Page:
obama is not that color

by Zach Kincaid
There’s a road that stretches from Kenya to Kansas, through Indonesia on its way to Illinois, where we find Barack Hussein Obama, its sole traveler. He arrives in Chicago from an Ivy League perch to mingle with common folk (yous and mes), as much to identify with them as to find an identity for himself. His is an illusion with a no-place disease so he tries to ground the myth in street cred - in the African American experience. However, he’s not African American in the traditional sense of ancestry.

In fact, it’s because he’s not Jesse Jackson or Al Sharpton (or maybe even MLK or Malcolm X) in style and experience that his appeal spreads more widely. It’s an exoticism that attracts us to him. Who is Barack Obama? He seems to stand on stilts, heads taller than former cracker white presidents with bigotry down their pockets and a snub on their nose. Let’s face it. All of our presidents were born and bred in the United States. Obama represents a departure.

Perhaps we know more about who he isn’t than who he is. And that makes him intriguing, mysterious and perhaps enough on-the-edge to revive interest in our democracy. He’s the pin-up president who rivals Hollywood for attention and represents a changing world - viral and borderless. He’ll text message and YouTube you, buy whole cable channels and likely hologram himself into CNN’s Anderson (I hate that guy) Cooper. In an age of techno tricks and reality TV, Obama fits the bill (and may wind up on one someday).

We are the generation of Reagan and the tearing down of walls. We are products of the legacy hunter in Clinton who looked at the next eight years before his first day was done. We’ve stuttered around with Bush II, making up words that filled in for stagnation and freedom by force.

We want a legend and we’ll paint him in Romantic terms. Obama’s election is historic. His blood carries Africa’s heritage and promotes a color that American history enslaves, ghettoizes, crows JIM, and makes invisible. But his pigment allows the deceit (much better than Steve Martin, aka The Jerk) of a close affiliation to a marginalized group.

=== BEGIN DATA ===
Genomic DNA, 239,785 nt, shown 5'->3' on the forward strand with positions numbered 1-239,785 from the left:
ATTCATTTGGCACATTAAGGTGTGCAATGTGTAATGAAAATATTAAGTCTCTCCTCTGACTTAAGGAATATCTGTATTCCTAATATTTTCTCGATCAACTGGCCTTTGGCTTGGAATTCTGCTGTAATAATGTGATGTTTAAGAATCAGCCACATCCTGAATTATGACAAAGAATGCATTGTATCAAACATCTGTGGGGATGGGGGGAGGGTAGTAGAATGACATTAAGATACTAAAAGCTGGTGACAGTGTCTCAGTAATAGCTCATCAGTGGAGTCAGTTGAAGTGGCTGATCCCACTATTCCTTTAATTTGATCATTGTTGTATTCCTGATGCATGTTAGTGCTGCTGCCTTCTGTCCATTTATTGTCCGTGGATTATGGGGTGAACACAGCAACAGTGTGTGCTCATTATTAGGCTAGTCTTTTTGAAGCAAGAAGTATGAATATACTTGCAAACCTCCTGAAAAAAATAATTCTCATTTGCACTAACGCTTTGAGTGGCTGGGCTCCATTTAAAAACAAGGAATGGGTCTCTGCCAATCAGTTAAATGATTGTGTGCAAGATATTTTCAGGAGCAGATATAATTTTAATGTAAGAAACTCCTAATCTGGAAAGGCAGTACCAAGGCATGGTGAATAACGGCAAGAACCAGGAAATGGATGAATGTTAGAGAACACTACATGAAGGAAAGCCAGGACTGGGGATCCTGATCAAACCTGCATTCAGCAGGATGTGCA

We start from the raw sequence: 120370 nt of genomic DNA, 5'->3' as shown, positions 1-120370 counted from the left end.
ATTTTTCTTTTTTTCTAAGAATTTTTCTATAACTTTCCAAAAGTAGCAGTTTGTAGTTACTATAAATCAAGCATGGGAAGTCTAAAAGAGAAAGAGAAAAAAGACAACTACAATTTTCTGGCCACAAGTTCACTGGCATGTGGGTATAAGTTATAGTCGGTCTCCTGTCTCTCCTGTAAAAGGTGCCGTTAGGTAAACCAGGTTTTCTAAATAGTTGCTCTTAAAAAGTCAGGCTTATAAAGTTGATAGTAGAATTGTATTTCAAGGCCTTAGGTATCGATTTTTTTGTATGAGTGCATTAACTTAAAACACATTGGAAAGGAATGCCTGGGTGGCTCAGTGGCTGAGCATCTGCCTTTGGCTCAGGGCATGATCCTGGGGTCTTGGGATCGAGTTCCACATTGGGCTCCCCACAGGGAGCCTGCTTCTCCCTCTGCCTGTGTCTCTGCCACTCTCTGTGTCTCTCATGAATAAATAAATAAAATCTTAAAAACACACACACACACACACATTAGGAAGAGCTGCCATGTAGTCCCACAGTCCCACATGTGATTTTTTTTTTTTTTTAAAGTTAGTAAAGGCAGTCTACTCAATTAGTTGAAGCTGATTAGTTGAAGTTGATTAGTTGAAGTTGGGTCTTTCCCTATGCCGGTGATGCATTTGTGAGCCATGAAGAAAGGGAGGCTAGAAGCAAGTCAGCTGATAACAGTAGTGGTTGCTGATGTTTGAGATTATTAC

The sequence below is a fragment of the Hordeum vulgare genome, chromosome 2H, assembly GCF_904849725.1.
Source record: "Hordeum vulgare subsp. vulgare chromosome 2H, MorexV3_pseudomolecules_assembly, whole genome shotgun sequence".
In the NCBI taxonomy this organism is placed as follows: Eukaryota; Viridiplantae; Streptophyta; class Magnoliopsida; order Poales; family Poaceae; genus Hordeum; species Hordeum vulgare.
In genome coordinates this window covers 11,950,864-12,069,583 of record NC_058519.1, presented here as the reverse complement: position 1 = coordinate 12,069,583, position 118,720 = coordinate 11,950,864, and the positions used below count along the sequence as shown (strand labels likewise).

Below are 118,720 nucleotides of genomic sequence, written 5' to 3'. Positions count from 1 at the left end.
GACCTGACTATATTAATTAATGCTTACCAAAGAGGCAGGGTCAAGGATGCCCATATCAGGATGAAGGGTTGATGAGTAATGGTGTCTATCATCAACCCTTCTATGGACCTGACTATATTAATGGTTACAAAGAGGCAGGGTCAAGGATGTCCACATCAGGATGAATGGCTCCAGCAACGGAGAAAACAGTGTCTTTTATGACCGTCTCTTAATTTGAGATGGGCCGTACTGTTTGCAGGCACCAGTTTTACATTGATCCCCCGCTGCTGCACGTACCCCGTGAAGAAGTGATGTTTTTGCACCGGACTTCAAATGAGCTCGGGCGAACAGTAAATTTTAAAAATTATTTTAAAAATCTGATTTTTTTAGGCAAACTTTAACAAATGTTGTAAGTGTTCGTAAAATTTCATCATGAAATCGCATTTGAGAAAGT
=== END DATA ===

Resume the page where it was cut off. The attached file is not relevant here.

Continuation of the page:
I don’t think the election says one thing about how whites feel about the race issue, as pundits keep pontificating. (I wish it did.) Obama hardly spoke of race during the campaign, and used more inclusive language instead. He certainly influenced black voters to vote by simply representing the idea of “deliverance,” as one black commentator noted. But, of what or whom have they been delivered? Is Ralph Ellison now void? Has Obama produced a new context?

Yes we can... do what? Change is on the way... to who’s benefit? We can get there... where abouts is “there?” True, this rhetoric invites hope and hope is the commodity America is built on. For that renewal, I am grateful. However, if it means another march around the Great Society’s May Pole (think FDR and LBJ), I’m afraid BHO will become a good-for-nothing BEAU, tooled by others and not finding new tools.

Have we seen a rendezvous with destiny? Maybe, but I don’t think it’s related to blackness or whiteness. Obama is both - half white and half African. The news channels would like us to think he’s African American because it suggests a radical step into post-racism - where ethnicity, nationality, wealth and religion live in ignorant unity because there is no “other.”

But will Obama’s presidency simply enhance a global identity run amuck. We are thin on the whys that define us and our shrinking world demands ever increasing pounds of flesh. Inside, we remain a divided country that can’t get free from the past nor promote change or exchange between inner-city and suburban strongholds. Perhaps a leader that sits outside our historic norms is the dose we need - to help maneuver America past its divisiveness.

I want Obama to find a measure of success. I also want to be honest about what he represents and what he doesn’t because I believe we’re still a long way off from being one America. To get there we need more than props and three-word chants.